3. One post per fan. In that post, you can list whatever creations you like, from more than one person if you like, but allow me to suggest you focus on newer stuff. Note also that the majority of Whatever’s readership is in the US/Canada, so I suggest focusing on things available in North America.
4. Keep your description of the work brief (there will be a lot of posts, I’m guessing) and entertaining. Imagine the person is in front of you as you tell them about the work and is interested but easily distracted.
5. You may include a link to a sales site if you like by using standard HTML link scripting. Be warned that if you include too many links (typically three or more) your post may get sent to the moderating queue. If this happens, don’t panic: I’ll be going in through the day to release moderated posts. Note that posts will occasionally go into the moderation queue semi-randomly; Don’t panic about that either.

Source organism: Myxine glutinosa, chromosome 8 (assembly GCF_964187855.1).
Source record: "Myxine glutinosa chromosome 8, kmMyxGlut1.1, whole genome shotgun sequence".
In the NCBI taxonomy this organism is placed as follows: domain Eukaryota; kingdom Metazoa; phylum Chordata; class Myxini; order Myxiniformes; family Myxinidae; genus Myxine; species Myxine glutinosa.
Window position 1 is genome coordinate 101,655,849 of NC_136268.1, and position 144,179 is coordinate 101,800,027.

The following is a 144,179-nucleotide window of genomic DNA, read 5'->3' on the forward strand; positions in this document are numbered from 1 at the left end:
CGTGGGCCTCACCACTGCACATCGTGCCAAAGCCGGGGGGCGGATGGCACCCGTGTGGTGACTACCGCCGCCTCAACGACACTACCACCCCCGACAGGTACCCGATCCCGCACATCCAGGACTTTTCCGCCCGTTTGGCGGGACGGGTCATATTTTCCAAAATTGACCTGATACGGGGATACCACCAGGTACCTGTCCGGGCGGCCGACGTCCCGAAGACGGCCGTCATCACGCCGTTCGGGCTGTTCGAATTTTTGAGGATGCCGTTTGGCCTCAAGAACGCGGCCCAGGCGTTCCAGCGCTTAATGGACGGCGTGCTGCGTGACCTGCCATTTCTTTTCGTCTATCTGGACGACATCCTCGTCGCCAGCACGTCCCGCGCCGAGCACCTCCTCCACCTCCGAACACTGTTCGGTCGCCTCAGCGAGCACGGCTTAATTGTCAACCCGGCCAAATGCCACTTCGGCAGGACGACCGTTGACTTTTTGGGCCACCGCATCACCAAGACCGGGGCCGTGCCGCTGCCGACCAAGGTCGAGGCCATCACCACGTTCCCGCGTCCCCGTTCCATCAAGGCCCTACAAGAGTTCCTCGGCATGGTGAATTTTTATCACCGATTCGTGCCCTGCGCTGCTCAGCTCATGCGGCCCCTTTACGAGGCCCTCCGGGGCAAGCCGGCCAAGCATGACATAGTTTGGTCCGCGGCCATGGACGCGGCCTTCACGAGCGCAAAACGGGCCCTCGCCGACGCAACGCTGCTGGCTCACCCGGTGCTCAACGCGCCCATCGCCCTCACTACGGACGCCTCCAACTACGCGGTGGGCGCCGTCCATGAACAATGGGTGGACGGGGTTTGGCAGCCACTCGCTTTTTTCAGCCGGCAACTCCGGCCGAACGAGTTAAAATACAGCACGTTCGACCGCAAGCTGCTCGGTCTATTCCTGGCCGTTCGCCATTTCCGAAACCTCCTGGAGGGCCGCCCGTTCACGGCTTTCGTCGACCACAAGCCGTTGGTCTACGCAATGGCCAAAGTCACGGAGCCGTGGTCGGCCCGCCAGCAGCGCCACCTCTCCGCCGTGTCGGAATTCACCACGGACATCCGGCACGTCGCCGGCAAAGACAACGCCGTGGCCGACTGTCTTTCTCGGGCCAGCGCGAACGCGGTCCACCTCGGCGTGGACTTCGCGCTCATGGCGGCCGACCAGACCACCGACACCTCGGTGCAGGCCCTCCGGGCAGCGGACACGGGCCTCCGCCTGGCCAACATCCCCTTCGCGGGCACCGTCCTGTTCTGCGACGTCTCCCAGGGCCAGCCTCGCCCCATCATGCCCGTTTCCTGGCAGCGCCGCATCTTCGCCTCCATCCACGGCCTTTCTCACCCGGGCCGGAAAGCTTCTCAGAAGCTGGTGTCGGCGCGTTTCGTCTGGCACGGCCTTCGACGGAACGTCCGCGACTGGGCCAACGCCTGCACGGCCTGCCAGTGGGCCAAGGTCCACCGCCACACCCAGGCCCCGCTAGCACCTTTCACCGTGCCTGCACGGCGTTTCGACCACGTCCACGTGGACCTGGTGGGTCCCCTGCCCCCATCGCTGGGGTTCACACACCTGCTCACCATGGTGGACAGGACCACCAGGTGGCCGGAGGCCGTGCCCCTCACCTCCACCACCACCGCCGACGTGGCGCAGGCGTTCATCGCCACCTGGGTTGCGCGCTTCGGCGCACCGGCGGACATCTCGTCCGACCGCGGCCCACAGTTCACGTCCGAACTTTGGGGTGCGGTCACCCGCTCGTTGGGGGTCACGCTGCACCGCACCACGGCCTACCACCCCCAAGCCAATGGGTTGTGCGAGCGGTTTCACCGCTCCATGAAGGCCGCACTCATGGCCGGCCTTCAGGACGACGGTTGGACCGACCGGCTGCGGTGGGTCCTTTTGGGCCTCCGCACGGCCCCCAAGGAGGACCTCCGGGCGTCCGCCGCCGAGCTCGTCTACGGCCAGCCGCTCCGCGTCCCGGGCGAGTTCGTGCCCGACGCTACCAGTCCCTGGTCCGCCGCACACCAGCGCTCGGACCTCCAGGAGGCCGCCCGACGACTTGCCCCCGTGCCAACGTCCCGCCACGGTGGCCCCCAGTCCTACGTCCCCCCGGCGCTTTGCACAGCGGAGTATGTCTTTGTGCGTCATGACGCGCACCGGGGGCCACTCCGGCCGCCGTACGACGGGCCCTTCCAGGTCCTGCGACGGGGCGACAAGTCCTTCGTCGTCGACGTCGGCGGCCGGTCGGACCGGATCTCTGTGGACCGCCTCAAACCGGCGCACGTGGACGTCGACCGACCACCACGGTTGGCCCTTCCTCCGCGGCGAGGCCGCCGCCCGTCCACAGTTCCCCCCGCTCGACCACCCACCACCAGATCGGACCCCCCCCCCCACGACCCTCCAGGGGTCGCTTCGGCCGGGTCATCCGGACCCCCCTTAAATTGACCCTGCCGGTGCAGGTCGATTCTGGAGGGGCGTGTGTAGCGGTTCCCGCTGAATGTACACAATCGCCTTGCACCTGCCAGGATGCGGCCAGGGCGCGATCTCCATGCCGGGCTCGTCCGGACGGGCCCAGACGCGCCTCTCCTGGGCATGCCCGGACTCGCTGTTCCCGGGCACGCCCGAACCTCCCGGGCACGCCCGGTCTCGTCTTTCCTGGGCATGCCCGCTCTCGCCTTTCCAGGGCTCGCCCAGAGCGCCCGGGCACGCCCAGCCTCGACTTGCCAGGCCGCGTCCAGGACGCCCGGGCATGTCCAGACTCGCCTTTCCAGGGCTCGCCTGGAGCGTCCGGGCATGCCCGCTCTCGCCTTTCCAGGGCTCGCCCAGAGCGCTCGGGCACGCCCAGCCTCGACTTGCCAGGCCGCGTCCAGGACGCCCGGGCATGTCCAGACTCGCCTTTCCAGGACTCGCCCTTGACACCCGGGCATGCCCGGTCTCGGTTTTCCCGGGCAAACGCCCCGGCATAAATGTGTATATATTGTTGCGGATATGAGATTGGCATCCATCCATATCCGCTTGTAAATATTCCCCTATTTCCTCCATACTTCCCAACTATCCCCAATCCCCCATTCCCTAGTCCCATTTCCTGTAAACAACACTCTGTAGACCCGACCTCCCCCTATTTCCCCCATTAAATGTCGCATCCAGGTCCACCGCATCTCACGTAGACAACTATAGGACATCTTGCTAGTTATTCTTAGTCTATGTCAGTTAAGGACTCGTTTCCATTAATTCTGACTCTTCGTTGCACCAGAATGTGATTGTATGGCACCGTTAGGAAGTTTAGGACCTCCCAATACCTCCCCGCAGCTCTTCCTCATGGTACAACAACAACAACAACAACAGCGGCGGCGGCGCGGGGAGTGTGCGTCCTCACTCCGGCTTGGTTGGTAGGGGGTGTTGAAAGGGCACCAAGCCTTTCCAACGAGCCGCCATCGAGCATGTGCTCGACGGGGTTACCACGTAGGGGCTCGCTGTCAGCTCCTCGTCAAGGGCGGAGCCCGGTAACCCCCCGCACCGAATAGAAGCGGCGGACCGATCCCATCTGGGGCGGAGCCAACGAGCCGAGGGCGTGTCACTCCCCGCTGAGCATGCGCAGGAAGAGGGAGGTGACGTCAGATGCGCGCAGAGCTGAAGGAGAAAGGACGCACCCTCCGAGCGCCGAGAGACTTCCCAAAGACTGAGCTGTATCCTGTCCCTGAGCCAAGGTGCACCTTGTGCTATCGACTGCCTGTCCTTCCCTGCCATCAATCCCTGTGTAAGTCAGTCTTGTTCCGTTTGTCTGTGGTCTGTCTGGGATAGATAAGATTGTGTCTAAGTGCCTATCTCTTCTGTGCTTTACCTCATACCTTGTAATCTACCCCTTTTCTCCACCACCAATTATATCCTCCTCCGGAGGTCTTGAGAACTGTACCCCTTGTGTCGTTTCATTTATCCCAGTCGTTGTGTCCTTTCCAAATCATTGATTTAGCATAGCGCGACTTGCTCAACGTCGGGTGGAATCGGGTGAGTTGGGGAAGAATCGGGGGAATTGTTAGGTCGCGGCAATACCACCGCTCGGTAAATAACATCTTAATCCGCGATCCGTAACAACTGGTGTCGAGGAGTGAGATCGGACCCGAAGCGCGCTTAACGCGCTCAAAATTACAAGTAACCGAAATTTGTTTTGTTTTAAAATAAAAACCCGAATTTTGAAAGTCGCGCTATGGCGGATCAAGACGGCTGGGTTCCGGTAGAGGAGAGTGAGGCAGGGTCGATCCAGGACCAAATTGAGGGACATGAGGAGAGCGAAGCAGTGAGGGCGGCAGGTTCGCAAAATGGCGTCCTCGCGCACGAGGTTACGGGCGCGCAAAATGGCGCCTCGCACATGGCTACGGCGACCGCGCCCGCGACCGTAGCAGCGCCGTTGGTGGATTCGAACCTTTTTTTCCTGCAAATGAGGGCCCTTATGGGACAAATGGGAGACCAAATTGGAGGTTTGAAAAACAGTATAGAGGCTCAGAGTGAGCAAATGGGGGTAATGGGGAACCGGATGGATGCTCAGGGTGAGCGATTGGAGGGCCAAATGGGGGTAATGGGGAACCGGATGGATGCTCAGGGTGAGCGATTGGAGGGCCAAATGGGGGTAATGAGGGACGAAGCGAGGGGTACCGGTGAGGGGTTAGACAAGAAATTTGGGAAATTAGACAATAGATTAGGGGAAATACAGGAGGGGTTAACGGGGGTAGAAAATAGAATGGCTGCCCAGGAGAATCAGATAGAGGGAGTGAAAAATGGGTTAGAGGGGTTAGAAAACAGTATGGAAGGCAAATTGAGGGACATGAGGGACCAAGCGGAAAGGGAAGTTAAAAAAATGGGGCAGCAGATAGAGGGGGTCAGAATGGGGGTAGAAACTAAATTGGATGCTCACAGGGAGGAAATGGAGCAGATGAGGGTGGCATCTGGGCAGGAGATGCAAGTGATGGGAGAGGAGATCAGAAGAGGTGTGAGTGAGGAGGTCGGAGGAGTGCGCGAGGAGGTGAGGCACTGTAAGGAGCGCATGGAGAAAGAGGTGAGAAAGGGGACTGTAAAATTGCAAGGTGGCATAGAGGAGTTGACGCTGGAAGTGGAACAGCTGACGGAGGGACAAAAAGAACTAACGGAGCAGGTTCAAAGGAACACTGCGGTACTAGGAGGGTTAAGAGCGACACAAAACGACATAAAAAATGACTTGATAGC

6. Comment posts that are not about fans promoting work they like will be deleted, in order to keep the comment thread useful for people looking to find interesting gifts.
Got it? Excellent. Now: Geek out and tell us about cool stuff you love — and where we can get it too.
I woke up early this morning — thank you, cats — and figured as long as I was up I’d go use the Pixel 4’s astrophotography mode, which is somewhat more advanced than the same mode on the Pixel 3, which was already impressive enough. I was not disappointed. This is a little after 4am, looking mostly west; you can see the constellations of Orion and Taurus, along with the Pleiades, and, of course, a bunch of other stars.
The photo that came out of the camera actually had more stars, I will note; I went into Photoshop and cranked it back just a little to make it closer to what my eyes see. Nevertheless, more than enough stars for anyone. I am genuinely impressed with this particular photo mode on the Pixel 4, and suspect I will be posting rather a lot of astrophotography photos in the future, because the phone makes it so much easier to do than it is on my DSLR.